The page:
A plan worked out in the Senate to prevent 8,000 elderly and disabled Missourians from losing state assistance for in-home and nursing home care appears to have fallen apart in the House.
House Budget Chairman Scott Fitzpatrick, a Shell Knob Republican, balked at a Senate plan that authorized a review of special state funds to find excess money that could be used to raise $35.4 million to avoid the cuts to in-home and nursing home care.
He argued the idea is unworkable and would throw the budget out of balance.
“We’re blowing a $35 million hole in the budget if we took that bill up and pass it,” Fitzpatrick said, later adding: “Every movement of funds in the budget requires an appropriation. So there was no way for the fund transfer to occur unless the General Assembly were to come into session and make appropriations.”
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On Thursday, with a little more than a day before the state constitution requires the legislature to adjourn for the year, Fitzpatrick declared the Senate plan dead.
He attached an alternative plan to a bill pertaining to donations to soup kitchens or homeless shelters.
Fitzpatrick’s plan says that if the state hits its revenue estimates that the budget was built on, which is roughly 3 percent growth over last year, then all excess revenue will be put toward restoring cuts to in-home and nursing home care.
“How much do we have to grow for that to happen?” Fitzpatrick said. “If we grow 3.44 percent, we will have enough money. As of today, we’ve grown 3.47 percent. If we trend the way we have so far, money will end up in the fund.”
In response to the House plan, a bipartisan group of senators — including Senate President Pro Tem Ron Richard, Senate Appropriations Chairman Dan Brown and Senate Minority Leader Gina Walsh — held a press conference to urge passage of the Senate plan.
“The House is gambling on the backs of our senior citizens on a pipe dream,” Brown said.
Sen. Ryan Silvey, a Kansas City Republican who help craft the Senate’s plan, didn’t mince words on Fitzpatrick’s proposal.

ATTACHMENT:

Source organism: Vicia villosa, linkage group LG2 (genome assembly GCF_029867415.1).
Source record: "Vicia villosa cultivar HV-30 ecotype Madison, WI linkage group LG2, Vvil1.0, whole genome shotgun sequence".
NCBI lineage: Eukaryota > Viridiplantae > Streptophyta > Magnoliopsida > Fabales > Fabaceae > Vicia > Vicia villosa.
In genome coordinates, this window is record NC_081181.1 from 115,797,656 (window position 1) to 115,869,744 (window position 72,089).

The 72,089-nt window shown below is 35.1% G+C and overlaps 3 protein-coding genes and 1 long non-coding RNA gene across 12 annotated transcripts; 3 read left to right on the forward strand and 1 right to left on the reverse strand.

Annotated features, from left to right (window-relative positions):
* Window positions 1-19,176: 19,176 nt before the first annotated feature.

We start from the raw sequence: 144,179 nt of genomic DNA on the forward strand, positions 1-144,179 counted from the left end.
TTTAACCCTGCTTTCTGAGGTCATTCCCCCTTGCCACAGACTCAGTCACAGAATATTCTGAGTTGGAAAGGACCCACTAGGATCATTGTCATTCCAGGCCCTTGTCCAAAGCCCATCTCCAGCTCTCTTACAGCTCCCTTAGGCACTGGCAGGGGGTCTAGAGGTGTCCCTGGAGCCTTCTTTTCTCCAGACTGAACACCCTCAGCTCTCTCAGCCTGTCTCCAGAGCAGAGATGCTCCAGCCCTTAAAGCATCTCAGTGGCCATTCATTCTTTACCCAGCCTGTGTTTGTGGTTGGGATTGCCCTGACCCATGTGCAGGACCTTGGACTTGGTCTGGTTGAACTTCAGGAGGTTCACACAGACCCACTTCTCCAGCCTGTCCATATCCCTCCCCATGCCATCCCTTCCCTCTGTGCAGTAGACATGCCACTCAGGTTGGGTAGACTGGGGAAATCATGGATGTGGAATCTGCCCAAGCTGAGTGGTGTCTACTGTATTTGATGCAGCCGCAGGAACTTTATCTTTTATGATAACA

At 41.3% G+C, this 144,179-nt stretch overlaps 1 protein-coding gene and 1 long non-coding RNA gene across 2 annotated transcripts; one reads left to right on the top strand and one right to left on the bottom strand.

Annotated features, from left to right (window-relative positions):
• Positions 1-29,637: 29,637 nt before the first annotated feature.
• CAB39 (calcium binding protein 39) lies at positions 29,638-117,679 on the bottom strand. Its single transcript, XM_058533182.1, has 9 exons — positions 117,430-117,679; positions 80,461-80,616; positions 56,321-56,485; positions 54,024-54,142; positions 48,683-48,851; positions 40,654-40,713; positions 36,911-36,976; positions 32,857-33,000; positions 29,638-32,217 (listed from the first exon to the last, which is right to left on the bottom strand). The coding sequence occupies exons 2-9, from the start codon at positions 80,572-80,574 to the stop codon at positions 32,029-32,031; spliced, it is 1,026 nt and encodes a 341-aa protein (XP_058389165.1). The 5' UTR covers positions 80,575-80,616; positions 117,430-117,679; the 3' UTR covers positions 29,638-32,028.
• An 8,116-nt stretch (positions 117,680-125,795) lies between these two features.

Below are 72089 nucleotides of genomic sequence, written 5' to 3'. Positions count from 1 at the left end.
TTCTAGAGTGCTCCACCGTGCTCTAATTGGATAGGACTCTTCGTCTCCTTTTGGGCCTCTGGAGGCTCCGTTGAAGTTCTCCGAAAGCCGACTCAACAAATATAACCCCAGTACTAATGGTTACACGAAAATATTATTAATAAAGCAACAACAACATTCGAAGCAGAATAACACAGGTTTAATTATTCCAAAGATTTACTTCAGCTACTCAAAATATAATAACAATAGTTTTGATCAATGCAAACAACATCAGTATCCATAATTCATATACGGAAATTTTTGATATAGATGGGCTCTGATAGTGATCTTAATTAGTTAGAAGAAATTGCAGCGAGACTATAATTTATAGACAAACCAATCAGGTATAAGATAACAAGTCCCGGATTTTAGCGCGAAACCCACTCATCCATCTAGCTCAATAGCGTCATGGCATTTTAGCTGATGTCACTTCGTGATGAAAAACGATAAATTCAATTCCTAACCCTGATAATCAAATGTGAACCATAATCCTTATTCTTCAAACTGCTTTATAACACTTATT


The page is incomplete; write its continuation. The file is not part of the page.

“It’s dumb,” Silvey said.
The way Fitzpatrick’s proposal is drafted, Silvey said, the state would actually have to collect $44 million more than the revenue estimate before any additional funds would go toward in-home and nursing home care.
“That’s never going to happen,” Silvey said. “I don’t know anyone who actually believes that will happen.”
Fitzpatrick said the $44 million Silvey cited represents legal settlements and other collections, such as a recent settlement with Volkswagen, that are part of the overall revenue estimate on which the budget was built.
As for Fitzpatrick’s contention that the Senate plan is not constitutional, Silvey said that “unless he’s wearing a black robe and works across the street (in the Supreme Court building), I don’t think his interpretation matters.”
Rep. Kevin Engler, a Farmington Republican, put the potential cuts to in-home and nursing home care in the lap of the Senate. He spoke in favor of Fitzpatrick’s plan and slammed the Senate’s decision to refuse to go to conference to negotiate a compromise, saying they were unwilling to alter “their unconstitutional plan.”
Rep. Michael Butler, a St. Louis Democrat, said the House should have been doing what the Senate called for all along. Especially, he said, since budget negotiators insisted on leaving $100 million unspent in the budget to cover any unexpected expenses.
And he said he thinks a majority of his fellow state representatives likely agree.
“What the Senate did can work,” he said. “That’s why they did it. That’s why we’re not bringing that bill up for a vote today, because most folks might actually agree with it.”
Fitzpatrick’s plan was approved on a voice vote, and the underlying legislation was sent to the Senate.
“I have to vote for this, but it’s not nearly as good a plan as was offered by the Senate,” said Rep. Peter Merideth, a St. Louis Democrat. “I don’t think it’s the right approach.”
The debate began in late February, when Gov. Eric Greitens’ proposed budget called for saving $52 million by requiring people to display more severe disabilities to qualify for in-home care or nursing home services. The result would have been 20,000 people losing state aid.
By the time the budget was sent to the governor’s desk, the House insisted that half the cuts be rolled back while the other half remain unless the Senate repealed a property tax credit for low-income seniors who rent their homes. Nearly 8,000 people would lose state aid under that plan.
A Democratic filibuster ensured that the tax credit repeal could not pass the Senate. So Silvey and Sen. Kiki Curls, a Kansas City Democrat, offered the fund sweep idea as an alternative.
Butler noted that the fund sweep was originally pitched as an idea to avoid the in-home and nursing home care cuts last month by Rep. Deb Lavender, a St. Louis County Democrat.
If a deal isn’t worked out before 6 p.m. Friday, then 8,000 elderly and disabled Missourians who currently receive state aid would be cut from the program. Both the Senate and House seem unwilling to sign off on the other side’s plan.
“I think that what we provided here is an opportunity for these services to be funded without unbalancing the budget,” Fitzpatrick said.
Silvey said the 8,000 people who may lose services should ask why the House leaders refused to tap into the $100 million left unspent in the budget.
“That’s what you’re going to tell people you’re cutting off of services,” Silvey said, “that you only have $100 million left?”